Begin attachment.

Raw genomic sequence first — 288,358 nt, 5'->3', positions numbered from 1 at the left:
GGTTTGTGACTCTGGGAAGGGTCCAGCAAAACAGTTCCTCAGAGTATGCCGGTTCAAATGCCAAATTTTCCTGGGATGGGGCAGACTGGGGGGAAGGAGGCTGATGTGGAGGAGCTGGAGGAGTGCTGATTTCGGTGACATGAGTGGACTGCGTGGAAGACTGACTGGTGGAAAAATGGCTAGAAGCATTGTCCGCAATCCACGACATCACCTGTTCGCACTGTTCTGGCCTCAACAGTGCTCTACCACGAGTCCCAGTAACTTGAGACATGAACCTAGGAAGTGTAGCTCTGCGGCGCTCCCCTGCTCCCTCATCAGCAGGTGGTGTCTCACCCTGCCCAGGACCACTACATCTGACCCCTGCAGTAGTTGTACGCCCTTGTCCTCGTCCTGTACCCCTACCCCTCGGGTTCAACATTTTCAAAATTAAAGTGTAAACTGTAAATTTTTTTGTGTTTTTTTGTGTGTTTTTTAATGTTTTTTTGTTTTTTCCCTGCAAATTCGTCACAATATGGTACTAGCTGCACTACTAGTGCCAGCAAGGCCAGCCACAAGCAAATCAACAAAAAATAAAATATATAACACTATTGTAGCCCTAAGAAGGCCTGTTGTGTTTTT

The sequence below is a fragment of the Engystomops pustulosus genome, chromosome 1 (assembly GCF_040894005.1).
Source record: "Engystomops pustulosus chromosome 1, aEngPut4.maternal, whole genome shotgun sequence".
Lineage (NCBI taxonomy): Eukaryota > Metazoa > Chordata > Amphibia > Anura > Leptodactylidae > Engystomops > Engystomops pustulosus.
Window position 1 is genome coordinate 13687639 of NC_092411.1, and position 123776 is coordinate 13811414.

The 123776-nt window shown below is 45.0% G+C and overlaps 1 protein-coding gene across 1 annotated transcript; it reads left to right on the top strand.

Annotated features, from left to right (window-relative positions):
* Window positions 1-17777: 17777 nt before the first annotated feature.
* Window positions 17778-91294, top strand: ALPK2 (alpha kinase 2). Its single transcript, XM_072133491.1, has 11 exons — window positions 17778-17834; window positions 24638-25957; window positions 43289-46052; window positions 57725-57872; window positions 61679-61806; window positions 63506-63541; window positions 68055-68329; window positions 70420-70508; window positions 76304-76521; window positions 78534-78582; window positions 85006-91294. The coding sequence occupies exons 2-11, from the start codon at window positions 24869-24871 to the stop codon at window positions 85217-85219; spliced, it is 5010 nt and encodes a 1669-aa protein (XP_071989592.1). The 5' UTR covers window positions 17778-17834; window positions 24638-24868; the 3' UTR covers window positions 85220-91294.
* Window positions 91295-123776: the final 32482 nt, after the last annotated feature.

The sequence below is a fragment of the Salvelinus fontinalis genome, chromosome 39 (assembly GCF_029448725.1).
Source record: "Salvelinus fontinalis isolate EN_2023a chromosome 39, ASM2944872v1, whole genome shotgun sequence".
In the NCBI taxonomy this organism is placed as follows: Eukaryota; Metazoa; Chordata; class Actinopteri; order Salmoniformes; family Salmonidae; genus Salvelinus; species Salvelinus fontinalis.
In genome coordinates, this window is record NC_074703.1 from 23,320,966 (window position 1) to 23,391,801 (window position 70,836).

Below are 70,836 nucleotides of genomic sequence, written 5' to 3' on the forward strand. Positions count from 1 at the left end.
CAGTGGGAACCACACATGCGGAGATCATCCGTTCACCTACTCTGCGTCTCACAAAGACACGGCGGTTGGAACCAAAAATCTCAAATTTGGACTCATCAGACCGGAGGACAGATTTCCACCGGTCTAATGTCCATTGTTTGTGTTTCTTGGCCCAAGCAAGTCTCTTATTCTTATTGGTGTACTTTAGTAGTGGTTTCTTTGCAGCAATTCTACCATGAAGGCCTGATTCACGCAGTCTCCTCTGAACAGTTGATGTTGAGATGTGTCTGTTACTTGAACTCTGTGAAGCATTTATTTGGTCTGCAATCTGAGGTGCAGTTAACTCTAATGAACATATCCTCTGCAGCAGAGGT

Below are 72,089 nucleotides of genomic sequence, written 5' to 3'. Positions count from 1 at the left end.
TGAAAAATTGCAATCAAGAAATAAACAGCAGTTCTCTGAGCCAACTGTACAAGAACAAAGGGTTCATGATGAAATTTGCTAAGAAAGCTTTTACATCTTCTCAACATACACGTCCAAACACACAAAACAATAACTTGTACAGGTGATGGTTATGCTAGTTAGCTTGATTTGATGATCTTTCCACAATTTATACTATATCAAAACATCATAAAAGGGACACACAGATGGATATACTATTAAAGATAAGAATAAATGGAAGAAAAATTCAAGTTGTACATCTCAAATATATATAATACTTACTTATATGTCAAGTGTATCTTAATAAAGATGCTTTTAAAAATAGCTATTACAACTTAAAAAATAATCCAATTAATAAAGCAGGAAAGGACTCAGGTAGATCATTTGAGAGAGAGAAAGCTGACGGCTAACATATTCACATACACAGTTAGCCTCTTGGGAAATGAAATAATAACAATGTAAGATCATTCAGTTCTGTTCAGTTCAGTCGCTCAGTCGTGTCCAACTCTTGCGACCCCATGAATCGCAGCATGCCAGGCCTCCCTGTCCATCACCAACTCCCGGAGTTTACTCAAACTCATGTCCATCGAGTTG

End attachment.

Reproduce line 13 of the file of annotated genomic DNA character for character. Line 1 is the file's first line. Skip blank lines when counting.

Source record: "Salvelinus fontinalis isolate EN_2023a chromosome 39, ASM2944872v1, whole genome shotgun sequence".